It’s normal to wonder
When your child with autism suddenly demonstrates a new repetitive behavior, it is normal to ask yourself: Is this OCD (Obsessive Compulsive Disorder)? Parents are justifiably concerned if a new stim appears, or if their child seems to develop a new compulsive habit, such as leaving the house, going back in, and then walking out the door again every time you want to go out.
Autistic symptoms and OCD can look similar
Autism Spectrum Disorder (ASD) and Obsessive Compulsive Disorder (OCD) are two different conditions, however it is true that some symptoms of autism overlap with those of other disorders, such as OCD, and can look similar (Højgaard et al. 2016). A key difference between OCD and autism is the purpose or motivation for the behavior.
Repetitive behaviors as a venting mechanism
For example, a child with autism may demonstrate that he is feeling anxious or excited by lining up items such as small cars, by playing with an object at the side of his eye, or by flapping his hands or arms while hopping in place or running in circles. Verbal adults with autism have enlightened us as to the meaning of such repetitive behaviors. They explain that these actions can soothe their anxiety and give them a feeling of control in an uncontrollable situation.
When a parent sees their child with autism lining up toy cars, they may think this looks like an OCD behavior. If someone breaks the line, the child may go straight back to building it again, in an almost robotic manner. However, the child may also suddenly drop the behavior and move to another activity without any specific reason, which is not typical of someone with OCD.
OCD symptoms are different
While most children with autism have repetitive movements or vocal tics that show us when they are feeling anxious or excited, the source of the obsessive habits of someone with OCD is different. When someone with OCD feels driven to fill their life with repetitive patterns this is part of a mental process. Their compulsive behaviors have complicated motives which are not reasonable and which, in themselves, are part of the diagnosis.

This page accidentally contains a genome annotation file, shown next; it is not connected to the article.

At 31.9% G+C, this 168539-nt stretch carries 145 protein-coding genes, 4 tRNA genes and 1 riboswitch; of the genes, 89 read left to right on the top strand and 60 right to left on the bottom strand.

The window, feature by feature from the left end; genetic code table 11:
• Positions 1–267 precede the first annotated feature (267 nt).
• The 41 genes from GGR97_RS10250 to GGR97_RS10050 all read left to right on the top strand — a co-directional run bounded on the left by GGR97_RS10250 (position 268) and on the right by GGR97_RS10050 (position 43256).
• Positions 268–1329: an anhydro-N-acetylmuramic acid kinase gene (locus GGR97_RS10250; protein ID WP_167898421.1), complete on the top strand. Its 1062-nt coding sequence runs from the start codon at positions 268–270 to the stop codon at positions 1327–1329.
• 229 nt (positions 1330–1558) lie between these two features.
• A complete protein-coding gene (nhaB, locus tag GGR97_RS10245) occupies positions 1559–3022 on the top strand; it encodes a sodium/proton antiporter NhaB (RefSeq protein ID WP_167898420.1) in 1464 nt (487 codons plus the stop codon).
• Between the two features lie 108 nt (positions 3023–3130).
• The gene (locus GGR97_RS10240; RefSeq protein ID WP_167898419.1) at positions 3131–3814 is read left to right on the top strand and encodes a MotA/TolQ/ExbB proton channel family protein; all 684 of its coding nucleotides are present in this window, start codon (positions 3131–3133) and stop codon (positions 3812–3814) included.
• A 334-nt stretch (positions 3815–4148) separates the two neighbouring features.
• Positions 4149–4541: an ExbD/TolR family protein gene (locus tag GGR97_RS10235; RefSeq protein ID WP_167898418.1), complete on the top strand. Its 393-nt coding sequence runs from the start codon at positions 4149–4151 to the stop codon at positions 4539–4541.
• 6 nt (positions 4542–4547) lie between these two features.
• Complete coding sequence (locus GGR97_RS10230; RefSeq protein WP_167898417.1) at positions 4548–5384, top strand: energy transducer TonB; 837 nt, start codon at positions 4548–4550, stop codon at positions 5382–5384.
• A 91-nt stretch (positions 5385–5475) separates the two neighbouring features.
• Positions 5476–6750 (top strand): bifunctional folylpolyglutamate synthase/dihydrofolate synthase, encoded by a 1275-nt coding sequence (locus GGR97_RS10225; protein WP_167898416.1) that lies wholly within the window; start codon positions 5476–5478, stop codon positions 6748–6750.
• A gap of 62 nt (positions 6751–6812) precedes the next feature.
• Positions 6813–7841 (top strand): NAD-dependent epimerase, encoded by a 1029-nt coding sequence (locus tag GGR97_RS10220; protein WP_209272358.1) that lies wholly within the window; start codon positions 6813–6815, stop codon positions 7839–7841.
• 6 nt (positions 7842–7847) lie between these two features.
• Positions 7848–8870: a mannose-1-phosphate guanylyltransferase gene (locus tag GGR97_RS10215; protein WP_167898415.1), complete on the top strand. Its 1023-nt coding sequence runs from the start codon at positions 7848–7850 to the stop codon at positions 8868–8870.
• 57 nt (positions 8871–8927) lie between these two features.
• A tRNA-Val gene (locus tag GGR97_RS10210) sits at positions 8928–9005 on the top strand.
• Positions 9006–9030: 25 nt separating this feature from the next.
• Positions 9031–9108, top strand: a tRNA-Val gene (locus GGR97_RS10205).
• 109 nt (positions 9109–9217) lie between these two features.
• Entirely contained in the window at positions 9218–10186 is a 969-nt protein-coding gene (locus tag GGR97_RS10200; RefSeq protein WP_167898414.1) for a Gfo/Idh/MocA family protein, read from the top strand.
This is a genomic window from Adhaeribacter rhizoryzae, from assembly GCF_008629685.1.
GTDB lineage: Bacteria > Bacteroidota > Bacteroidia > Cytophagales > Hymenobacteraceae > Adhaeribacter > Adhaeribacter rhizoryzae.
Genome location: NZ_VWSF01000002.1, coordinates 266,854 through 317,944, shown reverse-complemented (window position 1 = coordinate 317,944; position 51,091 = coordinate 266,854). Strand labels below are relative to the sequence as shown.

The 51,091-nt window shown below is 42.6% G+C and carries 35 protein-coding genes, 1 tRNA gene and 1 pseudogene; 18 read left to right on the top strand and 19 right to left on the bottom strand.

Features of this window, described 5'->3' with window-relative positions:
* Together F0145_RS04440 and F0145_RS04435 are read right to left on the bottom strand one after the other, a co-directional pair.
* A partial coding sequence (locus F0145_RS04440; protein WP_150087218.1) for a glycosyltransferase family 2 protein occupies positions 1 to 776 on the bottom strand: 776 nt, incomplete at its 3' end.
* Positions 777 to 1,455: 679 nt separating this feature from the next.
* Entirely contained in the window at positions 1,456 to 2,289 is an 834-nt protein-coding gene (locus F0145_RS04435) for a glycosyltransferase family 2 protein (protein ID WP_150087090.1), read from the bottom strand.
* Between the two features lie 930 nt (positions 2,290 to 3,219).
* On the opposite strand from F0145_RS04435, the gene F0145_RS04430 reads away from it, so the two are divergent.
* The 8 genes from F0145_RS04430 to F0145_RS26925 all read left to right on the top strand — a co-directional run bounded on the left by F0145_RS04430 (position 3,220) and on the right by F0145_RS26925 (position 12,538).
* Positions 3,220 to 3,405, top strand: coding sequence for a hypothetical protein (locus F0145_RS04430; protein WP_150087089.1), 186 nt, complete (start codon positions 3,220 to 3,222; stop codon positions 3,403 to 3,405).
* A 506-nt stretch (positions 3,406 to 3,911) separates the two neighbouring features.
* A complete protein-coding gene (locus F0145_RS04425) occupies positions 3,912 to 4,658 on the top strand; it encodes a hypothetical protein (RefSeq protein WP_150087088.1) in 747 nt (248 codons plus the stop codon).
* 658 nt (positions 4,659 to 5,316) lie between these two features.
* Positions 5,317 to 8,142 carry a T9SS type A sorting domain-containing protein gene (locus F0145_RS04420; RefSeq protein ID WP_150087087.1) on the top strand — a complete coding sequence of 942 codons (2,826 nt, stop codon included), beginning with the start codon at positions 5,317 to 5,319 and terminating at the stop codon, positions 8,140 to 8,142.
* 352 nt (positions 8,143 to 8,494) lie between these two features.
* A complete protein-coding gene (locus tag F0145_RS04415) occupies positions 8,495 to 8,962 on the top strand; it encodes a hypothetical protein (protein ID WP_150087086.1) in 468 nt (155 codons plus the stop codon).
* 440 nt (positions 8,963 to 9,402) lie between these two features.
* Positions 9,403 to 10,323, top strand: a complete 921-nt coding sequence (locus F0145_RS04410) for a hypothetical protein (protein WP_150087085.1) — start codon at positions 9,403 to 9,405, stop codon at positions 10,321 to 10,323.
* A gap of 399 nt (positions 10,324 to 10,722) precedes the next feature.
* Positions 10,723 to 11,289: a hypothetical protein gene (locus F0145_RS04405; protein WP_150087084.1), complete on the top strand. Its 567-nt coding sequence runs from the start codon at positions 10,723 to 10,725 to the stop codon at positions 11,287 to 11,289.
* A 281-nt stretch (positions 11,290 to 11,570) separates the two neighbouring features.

A child with OCD will explain why she needs something to be done exactly as she demands and will not be able to move from this rigid behavior. For example, she may be unable to eat her yogurt if there is a small piece of metal foil stuck to the rim of the container. No amount of coaxing or patient reasoning from the parent will make any difference or be able to reduce the child’s anxiety.
Stimming vs. OCD: Different motivations
OCD children are constantly bombarded with terrifying thoughts about imminent danger which cause a state of panic leading to obsessive behaviors. Children with autism do not tend to think about their stim as a purposeful action.
Professor Temple Grandin, a knowledgeable and trustworthy expert on autism, says: “Most kids with autism do these repetitive behaviors because it feels good in some way” (Grandin, 2011). This statement is a powerful description of the difference between a person with autism who stims and the compulsive rituals of someone with OCD.
Monitor the behavior and consult a doctor
In conclusion, when a person with autism shows a new stimming behavior, this can indicate an increase in their anxiety level, or it may be a developmental stage, or an indicator of OCD. When someone with OCD displays repetitive behaviors, these patterns are the result of sophisticated thinking, they have a crucial purpose for that person and are never isolated from their purpose. Monitoring the new repetitive behavior by taking notes and possibly filming it, will be helpful when you talk with the person’s physician. Your physician will be the best person to advise you about whether this new situation requires further attention.
- Grandin, Temple PhD. “Why Do Kids with Autism Stim?” Autism Asperger’s Digest, November/December 2011.
- Højgaard, Davíð R. M. A., Gudmundur Skarphedinsson, Judith Becker Nissen, Katja A. Hybel, Tord Ivarsson, and Per Hove Thomsen. 2016. “Pediatric Obsessive-Compulsive Disorder with Tic Symptoms: Clinical Presentation and Treatment Outcome.” European Child & Adolescent Psychiatry, December. doi:10.1007/s00787-016-0936-0.